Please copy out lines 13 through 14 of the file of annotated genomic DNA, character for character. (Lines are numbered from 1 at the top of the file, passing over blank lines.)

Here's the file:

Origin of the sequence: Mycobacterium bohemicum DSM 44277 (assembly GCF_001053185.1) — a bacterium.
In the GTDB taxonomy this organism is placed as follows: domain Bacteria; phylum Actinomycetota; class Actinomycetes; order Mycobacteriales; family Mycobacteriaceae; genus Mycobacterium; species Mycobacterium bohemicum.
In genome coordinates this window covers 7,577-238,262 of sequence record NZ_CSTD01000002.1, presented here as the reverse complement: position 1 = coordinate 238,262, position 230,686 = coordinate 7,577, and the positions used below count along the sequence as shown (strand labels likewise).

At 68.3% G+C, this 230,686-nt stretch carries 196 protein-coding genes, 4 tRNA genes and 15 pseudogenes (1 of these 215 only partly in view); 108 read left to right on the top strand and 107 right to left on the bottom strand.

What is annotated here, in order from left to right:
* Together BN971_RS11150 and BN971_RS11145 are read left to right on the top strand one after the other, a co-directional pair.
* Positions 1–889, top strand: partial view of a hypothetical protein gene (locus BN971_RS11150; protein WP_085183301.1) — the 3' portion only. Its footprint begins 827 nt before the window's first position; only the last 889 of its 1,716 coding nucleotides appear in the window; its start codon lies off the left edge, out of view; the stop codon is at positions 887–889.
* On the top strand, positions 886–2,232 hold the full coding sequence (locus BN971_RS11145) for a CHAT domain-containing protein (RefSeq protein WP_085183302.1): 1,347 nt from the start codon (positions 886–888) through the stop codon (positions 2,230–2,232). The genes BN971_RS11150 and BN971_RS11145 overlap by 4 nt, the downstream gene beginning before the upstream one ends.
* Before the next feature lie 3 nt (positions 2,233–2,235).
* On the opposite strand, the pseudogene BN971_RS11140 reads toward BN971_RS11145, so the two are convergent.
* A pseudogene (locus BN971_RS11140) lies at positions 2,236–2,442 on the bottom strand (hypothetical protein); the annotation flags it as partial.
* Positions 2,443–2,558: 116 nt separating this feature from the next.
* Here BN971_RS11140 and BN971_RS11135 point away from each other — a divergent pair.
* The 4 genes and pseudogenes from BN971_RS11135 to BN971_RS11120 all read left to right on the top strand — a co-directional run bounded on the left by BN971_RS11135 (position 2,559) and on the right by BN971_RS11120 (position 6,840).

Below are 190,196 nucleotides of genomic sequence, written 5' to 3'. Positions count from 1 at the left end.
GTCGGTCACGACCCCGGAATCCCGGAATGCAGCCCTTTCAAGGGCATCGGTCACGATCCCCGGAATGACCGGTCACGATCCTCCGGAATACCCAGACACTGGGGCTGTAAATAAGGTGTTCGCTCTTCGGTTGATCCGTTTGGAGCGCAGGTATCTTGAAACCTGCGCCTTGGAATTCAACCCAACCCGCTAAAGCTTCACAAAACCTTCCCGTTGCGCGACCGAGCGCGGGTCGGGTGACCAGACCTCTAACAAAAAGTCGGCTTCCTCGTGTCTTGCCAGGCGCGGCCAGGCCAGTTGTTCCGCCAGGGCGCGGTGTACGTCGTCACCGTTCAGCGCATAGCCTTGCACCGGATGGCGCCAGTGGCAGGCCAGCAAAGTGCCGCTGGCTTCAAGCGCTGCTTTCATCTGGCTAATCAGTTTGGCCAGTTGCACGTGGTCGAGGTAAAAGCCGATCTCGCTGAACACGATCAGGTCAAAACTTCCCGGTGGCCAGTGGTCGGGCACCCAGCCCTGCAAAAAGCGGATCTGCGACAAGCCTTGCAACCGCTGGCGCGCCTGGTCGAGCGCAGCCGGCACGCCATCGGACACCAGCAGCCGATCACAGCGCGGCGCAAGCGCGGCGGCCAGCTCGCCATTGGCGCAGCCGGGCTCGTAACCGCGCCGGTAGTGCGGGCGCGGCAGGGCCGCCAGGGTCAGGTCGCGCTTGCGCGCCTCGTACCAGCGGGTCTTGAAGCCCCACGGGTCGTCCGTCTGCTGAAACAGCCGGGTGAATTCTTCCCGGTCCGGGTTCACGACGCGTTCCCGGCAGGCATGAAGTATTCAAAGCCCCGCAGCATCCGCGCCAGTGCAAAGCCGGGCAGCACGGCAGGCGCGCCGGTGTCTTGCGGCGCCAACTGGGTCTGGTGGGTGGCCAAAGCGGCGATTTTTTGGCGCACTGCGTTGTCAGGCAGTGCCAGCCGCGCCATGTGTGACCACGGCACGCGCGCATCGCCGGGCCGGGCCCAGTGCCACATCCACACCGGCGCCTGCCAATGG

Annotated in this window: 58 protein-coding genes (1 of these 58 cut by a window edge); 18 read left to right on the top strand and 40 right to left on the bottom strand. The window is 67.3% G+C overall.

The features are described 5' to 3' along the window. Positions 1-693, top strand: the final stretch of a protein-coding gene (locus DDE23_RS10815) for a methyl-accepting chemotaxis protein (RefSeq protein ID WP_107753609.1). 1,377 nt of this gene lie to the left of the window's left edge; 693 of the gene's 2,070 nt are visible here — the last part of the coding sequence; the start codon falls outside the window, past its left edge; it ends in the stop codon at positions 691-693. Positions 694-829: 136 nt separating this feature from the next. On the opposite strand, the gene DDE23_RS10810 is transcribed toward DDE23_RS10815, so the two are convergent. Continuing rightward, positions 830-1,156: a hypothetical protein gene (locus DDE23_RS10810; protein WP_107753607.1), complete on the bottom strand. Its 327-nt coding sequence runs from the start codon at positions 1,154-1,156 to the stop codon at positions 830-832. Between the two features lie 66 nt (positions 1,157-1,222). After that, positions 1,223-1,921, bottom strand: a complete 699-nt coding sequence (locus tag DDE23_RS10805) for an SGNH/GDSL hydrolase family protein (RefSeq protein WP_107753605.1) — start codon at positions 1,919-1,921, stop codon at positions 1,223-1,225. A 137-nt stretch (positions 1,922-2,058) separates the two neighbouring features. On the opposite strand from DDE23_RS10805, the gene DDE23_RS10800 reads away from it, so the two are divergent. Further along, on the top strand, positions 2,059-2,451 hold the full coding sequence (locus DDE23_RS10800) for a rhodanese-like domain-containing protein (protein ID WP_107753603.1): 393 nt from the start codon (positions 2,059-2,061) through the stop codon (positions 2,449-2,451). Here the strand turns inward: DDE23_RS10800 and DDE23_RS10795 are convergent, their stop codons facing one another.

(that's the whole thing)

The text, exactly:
* Here BN971_RS11140 and BN971_RS11135 point away from each other — a divergent pair.
* The 4 genes and pseudogenes from BN971_RS11135 to BN971_RS11120 all read left to right on the top strand — a co-directional run bounded on the left by BN971_RS11135 (position 2,559) and on the right by BN971_RS11120 (position 6,840).